Following the release of the Bylong Gateway Panel Assessment, NSW Farmers repeats our strong criticism of the NSW Government’s gateway process for state significant developments on prime agricultural land.
Our initial reservations about the gateway have unfortunately been vindicated with projects passing through the process even when the projects are going to result in significant impacts on verified strategic agricultural soils and valuable water resources. It’s totally unacceptable.
The gateway process is completely powerless. In essence, there is no gate and no ability for projects to be denied a gateway certificate despite best science clearly highlighting relevant and serious concerns. There are only two options available to the gateway panel – to issue a certificate or to issue a conditional certificate.
The association has also highlighted concerns that the Planning and Assessment Commission cannot adequately assess compliance by mining and coal seam gas companies to conditions highlighted by the gateway panel as not being met.
At the very least there needs to be some sort of loop-back mechanism whereby the panel can assess whether a proponent has met certain conditions.
Prior to the 2011 NSW election, the coalition promised to protect agricultural land and water from the impacts of mining and CSG, she said.
The Strategic Regional Land Use Policy, which the gateway process is a part of, was an election commitment made by the NSW Liberals and Nationals aimed at restoring balance between agriculture and the extractive industries.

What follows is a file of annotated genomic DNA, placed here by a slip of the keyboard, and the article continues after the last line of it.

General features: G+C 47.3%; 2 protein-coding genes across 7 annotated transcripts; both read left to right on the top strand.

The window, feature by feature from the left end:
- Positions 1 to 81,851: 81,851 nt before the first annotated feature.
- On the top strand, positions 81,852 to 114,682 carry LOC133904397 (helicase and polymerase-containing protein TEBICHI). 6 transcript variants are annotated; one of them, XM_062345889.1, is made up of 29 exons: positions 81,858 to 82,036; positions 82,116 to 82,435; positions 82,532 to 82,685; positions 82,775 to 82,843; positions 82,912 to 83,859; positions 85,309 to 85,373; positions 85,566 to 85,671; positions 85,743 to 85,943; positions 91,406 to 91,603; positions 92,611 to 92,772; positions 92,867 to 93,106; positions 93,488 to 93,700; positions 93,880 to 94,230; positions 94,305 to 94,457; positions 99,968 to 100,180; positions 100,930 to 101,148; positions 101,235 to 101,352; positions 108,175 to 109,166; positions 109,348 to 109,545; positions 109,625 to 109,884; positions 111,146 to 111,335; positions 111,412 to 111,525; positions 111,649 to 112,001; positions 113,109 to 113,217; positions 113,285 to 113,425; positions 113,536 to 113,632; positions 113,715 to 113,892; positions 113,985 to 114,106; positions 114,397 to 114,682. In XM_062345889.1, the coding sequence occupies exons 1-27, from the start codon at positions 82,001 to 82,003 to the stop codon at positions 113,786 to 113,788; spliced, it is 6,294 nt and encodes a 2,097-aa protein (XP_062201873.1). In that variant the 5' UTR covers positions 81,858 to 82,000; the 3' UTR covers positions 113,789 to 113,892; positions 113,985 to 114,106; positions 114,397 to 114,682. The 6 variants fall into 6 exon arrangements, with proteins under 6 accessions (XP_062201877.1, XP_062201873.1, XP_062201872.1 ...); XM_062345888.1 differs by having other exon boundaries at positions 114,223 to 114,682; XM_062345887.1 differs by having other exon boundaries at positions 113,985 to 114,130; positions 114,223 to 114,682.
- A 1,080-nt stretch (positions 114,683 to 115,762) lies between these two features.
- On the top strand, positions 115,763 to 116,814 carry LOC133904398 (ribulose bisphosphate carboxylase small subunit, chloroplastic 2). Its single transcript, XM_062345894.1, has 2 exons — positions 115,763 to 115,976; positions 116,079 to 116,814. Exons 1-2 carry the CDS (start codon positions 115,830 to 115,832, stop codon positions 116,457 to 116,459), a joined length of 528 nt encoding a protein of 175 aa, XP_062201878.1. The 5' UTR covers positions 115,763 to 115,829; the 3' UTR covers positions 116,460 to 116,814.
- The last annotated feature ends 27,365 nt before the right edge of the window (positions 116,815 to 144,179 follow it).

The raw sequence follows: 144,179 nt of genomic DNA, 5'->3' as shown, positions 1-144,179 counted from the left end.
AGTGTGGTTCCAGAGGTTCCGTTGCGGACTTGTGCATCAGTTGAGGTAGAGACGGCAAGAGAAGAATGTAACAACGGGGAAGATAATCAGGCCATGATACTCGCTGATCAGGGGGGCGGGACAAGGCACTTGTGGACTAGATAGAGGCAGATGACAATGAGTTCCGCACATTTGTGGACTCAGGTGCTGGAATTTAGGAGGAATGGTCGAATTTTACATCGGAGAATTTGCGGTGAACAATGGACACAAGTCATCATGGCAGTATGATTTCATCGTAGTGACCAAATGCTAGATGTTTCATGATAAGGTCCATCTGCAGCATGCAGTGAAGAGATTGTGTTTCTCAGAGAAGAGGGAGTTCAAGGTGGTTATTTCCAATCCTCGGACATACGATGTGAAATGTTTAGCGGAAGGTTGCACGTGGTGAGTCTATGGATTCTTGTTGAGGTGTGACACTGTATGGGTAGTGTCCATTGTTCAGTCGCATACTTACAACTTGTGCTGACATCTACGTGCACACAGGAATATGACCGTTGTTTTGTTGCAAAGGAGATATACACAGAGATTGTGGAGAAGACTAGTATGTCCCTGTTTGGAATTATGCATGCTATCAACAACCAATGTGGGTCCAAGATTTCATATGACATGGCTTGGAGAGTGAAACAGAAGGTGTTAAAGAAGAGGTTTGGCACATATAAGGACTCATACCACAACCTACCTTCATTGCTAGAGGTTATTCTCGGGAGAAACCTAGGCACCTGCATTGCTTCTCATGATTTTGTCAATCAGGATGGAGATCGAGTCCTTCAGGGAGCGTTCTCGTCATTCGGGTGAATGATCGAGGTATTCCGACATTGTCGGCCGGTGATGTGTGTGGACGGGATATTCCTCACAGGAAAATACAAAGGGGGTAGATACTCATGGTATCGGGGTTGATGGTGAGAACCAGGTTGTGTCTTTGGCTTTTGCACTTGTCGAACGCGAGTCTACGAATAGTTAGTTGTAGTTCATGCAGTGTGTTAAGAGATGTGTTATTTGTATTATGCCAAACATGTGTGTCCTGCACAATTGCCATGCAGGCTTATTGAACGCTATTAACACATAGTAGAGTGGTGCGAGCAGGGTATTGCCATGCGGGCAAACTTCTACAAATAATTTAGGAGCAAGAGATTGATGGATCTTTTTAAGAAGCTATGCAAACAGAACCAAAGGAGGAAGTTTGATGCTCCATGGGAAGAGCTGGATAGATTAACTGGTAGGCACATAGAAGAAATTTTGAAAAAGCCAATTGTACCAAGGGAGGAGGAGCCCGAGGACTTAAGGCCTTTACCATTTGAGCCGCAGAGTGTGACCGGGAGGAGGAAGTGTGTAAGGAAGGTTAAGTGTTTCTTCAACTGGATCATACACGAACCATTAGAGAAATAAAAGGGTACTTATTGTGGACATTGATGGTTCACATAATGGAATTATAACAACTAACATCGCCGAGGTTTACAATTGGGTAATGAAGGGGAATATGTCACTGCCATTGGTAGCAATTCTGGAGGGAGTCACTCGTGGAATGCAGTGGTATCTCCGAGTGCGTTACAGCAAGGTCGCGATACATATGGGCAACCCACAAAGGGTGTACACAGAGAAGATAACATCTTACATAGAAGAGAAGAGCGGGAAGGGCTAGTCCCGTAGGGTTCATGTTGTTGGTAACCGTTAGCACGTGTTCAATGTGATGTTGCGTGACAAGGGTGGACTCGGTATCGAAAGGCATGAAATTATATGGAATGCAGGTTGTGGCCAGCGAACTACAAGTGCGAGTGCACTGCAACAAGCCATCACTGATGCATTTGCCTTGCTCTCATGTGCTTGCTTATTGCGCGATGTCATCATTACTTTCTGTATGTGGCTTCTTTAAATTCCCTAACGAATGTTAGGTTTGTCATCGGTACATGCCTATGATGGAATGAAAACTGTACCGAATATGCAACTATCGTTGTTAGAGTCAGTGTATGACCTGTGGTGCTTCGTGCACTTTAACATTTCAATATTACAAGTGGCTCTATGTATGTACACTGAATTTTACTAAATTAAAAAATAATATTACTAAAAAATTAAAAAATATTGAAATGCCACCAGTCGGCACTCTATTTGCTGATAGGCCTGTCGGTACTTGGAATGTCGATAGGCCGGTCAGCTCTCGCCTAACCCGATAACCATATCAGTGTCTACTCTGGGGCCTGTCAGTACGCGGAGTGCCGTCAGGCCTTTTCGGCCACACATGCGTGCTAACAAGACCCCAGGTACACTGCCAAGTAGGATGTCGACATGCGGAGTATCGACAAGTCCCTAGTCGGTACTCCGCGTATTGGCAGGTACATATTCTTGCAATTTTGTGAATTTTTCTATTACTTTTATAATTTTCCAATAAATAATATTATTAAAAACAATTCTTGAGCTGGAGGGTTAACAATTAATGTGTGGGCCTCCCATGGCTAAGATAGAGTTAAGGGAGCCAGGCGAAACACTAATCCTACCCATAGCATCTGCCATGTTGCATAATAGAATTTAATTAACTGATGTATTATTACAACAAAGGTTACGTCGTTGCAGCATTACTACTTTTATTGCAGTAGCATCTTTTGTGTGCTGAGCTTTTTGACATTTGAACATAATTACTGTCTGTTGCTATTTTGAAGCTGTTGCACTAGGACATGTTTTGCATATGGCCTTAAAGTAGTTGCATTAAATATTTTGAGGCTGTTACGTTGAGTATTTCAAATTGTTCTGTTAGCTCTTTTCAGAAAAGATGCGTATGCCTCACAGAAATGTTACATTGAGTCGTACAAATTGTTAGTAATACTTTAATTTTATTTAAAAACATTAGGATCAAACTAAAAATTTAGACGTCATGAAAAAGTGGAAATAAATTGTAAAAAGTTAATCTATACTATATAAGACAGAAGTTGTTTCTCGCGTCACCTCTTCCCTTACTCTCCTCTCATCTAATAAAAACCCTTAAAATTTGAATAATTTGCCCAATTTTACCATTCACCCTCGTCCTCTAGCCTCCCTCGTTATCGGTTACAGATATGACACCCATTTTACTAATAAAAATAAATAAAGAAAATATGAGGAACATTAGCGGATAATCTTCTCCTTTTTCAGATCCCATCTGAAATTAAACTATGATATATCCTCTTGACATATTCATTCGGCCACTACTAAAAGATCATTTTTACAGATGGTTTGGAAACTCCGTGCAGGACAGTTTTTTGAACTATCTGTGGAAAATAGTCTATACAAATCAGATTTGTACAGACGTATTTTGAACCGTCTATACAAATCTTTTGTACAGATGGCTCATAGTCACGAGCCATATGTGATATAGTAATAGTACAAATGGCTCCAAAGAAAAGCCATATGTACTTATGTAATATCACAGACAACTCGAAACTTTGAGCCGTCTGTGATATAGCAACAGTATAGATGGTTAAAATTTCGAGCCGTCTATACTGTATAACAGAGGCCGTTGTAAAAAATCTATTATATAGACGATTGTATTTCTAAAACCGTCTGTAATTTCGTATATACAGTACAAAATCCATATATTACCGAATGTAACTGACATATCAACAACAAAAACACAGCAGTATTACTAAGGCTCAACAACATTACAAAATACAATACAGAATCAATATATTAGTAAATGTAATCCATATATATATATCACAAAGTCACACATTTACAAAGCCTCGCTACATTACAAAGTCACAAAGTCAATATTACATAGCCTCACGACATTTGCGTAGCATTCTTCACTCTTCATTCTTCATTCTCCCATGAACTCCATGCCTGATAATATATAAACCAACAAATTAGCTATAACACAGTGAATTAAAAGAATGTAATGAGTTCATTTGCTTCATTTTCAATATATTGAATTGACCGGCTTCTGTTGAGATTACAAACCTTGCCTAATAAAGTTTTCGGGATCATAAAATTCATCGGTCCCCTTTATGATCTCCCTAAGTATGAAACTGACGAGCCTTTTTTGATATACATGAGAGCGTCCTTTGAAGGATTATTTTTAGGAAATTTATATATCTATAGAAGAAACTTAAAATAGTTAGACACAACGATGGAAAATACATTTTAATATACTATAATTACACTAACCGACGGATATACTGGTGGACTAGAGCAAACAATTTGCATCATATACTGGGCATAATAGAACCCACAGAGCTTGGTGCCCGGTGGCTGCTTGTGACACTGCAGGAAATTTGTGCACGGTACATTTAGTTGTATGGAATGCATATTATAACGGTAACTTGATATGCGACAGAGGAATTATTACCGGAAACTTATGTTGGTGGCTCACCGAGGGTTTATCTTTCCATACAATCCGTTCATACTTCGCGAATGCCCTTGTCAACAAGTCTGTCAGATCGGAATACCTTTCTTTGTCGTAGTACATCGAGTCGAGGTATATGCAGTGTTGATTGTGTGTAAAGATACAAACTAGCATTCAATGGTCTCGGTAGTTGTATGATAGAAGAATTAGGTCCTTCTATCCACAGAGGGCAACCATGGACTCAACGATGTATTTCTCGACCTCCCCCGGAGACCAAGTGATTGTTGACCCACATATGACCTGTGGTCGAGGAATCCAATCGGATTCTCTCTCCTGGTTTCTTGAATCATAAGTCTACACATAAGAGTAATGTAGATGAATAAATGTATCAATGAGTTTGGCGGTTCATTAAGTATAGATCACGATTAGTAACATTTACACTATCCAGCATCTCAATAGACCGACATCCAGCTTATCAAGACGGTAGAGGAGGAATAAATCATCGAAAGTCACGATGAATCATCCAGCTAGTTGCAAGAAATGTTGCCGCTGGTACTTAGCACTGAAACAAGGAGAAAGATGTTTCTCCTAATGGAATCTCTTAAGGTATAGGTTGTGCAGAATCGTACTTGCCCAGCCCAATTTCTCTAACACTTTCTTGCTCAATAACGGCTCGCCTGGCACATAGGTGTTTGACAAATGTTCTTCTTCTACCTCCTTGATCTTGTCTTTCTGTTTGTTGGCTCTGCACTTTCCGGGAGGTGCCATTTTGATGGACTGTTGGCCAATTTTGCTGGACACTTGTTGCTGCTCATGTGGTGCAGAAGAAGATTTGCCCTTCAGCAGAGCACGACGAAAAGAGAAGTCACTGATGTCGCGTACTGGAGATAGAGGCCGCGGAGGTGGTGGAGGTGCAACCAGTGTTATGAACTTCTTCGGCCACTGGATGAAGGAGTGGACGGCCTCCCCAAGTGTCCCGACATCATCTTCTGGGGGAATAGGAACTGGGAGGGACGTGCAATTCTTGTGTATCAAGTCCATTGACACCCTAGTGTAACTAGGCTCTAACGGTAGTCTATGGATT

While the gateway process remains a rubber-stamping exercise, the government has failed to meet this commitment.
We have been very vocal about this from the time discussions began on the design of the policy. In fact, it is was a key issue that led to the Protect our Land and Water campaign which brought together more than 30 industry, community and environment groups to call on the NSW Government to honour its election commitments. The campaign culminated in a rally outside Parliament House, Sydney, and was attended by over 8,000 city and country people united on this issue.
The message that we delivered to government on that day is exactly the same one we deliver today. Get serious about the protection of our agricultural land and water. The key way to do that is by putting a gate on the gateway and giving the panel some regulatory force. Ms Simson concluded.
Fiona Simson, president, NSW Farmers